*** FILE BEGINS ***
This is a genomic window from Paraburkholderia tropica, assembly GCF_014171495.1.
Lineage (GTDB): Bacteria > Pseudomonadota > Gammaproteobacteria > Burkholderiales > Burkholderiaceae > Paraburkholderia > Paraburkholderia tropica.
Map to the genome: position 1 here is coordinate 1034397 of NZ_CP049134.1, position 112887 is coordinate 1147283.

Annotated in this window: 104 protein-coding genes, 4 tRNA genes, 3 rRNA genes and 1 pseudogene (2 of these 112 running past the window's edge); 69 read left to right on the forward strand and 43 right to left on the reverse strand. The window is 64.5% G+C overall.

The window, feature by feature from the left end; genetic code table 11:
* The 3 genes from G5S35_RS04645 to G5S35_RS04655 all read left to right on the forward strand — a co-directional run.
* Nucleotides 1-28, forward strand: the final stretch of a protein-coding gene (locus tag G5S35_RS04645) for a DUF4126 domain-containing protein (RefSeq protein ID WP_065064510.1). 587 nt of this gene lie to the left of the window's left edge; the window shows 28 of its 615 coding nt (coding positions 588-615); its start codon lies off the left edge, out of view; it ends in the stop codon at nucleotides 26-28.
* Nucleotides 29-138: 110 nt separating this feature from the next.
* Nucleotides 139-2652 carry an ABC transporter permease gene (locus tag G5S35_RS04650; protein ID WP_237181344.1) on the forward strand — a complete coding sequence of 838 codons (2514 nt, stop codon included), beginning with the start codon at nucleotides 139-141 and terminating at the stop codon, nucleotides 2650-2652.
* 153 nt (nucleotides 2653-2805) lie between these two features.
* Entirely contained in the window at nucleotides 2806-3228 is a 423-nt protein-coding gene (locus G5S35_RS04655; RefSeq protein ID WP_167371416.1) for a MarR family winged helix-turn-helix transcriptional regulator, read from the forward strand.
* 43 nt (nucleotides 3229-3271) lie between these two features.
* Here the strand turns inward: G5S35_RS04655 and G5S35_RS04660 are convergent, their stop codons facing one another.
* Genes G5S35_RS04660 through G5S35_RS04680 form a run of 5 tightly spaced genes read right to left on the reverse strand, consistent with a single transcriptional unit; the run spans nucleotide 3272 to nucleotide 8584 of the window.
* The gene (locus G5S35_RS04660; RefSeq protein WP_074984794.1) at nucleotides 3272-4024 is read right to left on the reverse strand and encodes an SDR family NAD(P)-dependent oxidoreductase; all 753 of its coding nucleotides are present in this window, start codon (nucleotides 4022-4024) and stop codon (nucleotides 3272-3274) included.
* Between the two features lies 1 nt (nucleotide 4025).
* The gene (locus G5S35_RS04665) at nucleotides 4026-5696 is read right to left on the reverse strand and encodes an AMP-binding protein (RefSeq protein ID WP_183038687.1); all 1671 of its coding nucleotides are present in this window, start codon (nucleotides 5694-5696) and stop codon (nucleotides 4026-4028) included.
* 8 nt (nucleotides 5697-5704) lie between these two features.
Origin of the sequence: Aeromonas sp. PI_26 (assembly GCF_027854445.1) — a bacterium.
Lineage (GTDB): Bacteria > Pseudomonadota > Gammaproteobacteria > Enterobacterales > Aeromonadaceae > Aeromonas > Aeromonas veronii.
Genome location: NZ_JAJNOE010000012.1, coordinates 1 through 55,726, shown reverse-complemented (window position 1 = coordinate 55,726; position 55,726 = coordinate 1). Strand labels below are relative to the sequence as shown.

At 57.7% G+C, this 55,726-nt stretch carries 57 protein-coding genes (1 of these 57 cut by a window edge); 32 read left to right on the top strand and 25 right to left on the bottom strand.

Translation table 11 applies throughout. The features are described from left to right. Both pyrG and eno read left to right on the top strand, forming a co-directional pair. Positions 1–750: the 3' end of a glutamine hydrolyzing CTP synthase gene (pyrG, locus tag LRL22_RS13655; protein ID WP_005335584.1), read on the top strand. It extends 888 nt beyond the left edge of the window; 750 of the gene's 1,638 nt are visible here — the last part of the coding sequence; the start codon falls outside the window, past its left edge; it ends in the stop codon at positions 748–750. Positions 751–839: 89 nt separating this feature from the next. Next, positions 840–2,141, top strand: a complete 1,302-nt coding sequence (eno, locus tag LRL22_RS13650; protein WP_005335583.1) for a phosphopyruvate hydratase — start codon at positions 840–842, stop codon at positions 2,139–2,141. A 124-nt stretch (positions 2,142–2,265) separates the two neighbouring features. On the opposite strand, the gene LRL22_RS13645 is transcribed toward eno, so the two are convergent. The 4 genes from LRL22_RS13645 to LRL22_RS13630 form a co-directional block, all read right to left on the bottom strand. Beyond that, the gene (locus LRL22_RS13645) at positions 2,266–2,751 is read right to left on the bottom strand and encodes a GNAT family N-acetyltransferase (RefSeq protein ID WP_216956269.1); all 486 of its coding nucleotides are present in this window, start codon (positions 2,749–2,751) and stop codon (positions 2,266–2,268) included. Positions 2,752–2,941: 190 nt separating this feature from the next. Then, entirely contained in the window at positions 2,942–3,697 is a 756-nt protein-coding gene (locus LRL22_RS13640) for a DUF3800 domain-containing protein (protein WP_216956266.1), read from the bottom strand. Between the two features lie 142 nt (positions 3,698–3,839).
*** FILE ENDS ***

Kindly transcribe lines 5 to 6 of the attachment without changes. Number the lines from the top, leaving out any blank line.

The window, feature by feature from the left end; genetic code table 11:
* The 3 genes from G5S35_RS04645 to G5S35_RS04655 all read left to right on the forward strand — a co-directional run.